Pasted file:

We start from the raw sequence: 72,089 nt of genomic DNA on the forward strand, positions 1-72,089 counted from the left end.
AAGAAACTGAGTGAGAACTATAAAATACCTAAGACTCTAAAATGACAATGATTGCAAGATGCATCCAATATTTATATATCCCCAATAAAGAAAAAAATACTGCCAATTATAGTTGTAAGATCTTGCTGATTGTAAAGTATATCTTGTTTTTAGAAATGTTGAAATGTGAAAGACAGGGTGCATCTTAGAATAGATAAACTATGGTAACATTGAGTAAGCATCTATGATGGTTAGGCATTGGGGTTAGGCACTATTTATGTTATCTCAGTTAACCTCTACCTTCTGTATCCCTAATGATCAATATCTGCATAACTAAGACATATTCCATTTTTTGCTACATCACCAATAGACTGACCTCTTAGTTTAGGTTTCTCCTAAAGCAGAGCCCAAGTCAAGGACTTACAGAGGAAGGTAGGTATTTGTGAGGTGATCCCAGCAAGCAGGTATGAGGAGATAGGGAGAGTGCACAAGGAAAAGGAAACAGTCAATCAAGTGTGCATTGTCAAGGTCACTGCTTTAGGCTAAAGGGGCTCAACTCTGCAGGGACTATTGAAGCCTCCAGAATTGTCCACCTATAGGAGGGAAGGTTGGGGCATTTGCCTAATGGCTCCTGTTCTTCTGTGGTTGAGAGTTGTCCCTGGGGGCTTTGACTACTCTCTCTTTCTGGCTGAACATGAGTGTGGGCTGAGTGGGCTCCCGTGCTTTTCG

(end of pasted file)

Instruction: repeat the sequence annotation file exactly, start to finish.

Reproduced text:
We start from the raw sequence: 72,089 nt of genomic DNA on the forward strand, positions 1-72,089 counted from the left end.
AAGAAACTGAGTGAGAACTATAAAATACCTAAGACTCTAAAATGACAATGATTGCAAGATGCATCCAATATTTATATATCCCCAATAAAGAAAAAAATACTGCCAATTATAGTTGTAAGATCTTGCTGATTGTAAAGTATATCTTGTTTTTAGAAATGTTGAAATGTGAAAGACAGGGTGCATCTTAGAATAGATAAACTATGGTAACATTGAGTAAGCATCTATGATGGTTAGGCATTGGGGTTAGGCACTATTTATGTTATCTCAGTTAACCTCTACCTTCTGTATCCCTAATGATCAATATCTGCATAACTAAGACATATTCCATTTTTTGCTACATCACCAATAGACTGACCTCTTAGTTTAGGTTTCTCCTAAAGCAGAGCCCAAGTCAAGGACTTACAGAGGAAGGTAGGTATTTGTGAGGTGATCCCAGCAAGCAGGTATGAGGAGATAGGGAGAGTGCACAAGGAAAAGGAAACAGTCAATCAAGTGTGCATTGTCAAGGTCACTGCTTTAGGCTAAAGGGGCTCAACTCTGCAGGGACTATTGAAGCCTCCAGAATTGTCCACCTATAGGAGGGAAGGTTGGGGCATTTGCCTAATGGCTCCTGTTCTTCTGTGGTTGAGAGTTGTCCCTGGGGGCTTTGACTACTCTCTCTTTCTGGCTGAACATGAGTGTGGGCTGAGTGGGCTCCCGTGCTTTTCG